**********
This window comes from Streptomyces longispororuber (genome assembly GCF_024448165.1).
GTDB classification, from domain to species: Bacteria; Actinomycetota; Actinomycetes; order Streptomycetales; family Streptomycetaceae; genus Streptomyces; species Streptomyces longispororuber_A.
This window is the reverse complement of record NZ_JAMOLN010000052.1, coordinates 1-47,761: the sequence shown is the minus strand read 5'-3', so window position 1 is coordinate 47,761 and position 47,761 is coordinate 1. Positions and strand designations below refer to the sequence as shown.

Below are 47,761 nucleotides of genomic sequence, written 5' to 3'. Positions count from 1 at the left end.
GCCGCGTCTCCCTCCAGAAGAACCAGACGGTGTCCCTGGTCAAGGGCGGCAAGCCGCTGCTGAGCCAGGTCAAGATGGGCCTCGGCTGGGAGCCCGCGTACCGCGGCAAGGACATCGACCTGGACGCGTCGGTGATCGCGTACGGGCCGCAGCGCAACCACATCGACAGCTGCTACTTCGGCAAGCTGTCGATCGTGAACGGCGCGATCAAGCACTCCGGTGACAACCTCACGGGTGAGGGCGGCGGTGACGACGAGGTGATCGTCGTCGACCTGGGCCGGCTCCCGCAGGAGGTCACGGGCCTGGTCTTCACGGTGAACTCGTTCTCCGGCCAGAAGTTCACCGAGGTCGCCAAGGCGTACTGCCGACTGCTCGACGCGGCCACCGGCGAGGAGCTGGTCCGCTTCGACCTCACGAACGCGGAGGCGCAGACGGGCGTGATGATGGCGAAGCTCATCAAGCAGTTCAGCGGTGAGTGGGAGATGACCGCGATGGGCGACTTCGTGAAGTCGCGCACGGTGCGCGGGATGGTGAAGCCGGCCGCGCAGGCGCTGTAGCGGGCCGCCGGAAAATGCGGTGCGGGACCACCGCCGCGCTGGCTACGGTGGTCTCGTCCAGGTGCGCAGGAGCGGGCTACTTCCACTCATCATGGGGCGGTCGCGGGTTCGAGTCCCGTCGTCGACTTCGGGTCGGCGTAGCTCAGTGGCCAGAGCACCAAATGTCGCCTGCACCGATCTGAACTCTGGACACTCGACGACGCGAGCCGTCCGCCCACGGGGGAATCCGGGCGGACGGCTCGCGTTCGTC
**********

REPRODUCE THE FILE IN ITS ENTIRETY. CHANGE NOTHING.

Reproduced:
This window comes from Streptomyces longispororuber (genome assembly GCF_024448165.1).
GTDB classification, from domain to species: Bacteria; Actinomycetota; Actinomycetes; order Streptomycetales; family Streptomycetaceae; genus Streptomyces; species Streptomyces longispororuber_A.
This window is the reverse complement of record NZ_JAMOLN010000052.1, coordinates 1-47,761: the sequence shown is the minus strand read 5'-3', so window position 1 is coordinate 47,761 and position 47,761 is coordinate 1. Positions and strand designations below refer to the sequence as shown.

Below are 47,761 nucleotides of genomic sequence, written 5' to 3'. Positions count from 1 at the left end.
GCCGCGTCTCCCTCCAGAAGAACCAGACGGTGTCCCTGGTCAAGGGCGGCAAGCCGCTGCTGAGCCAGGTCAAGATGGGCCTCGGCTGGGAGCCCGCGTACCGCGGCAAGGACATCGACCTGGACGCGTCGGTGATCGCGTACGGGCCGCAGCGCAACCACATCGACAGCTGCTACTTCGGCAAGCTGTCGATCGTGAACGGCGCGATCAAGCACTCCGGTGACAACCTCACGGGTGAGGGCGGCGGTGACGACGAGGTGATCGTCGTCGACCTGGGCCGGCTCCCGCAGGAGGTCACGGGCCTGGTCTTCACGGTGAACTCGTTCTCCGGCCAGAAGTTCACCGAGGTCGCCAAGGCGTACTGCCGACTGCTCGACGCGGCCACCGGCGAGGAGCTGGTCCGCTTCGACCTCACGAACGCGGAGGCGCAGACGGGCGTGATGATGGCGAAGCTCATCAAGCAGTTCAGCGGTGAGTGGGAGATGACCGCGATGGGCGACTTCGTGAAGTCGCGCACGGTGCGCGGGATGGTGAAGCCGGCCGCGCAGGCGCTGTAGCGGGCCGCCGGAAAATGCGGTGCGGGACCACCGCCGCGCTGGCTACGGTGGTCTCGTCCAGGTGCGCAGGAGCGGGCTACTTCCACTCATCATGGGGCGGTCGCGGGTTCGAGTCCCGTCGTCGACTTCGGGTCGGCGTAGCTCAGTGGCCAGAGCACCAAATGTCGCCTGCACCGATCTGAACTCTGGACACTCGACGACGCGAGCCGTCCGCCCACGGGGGAATCCGGGCGGACGGCTCGCGTTCGTC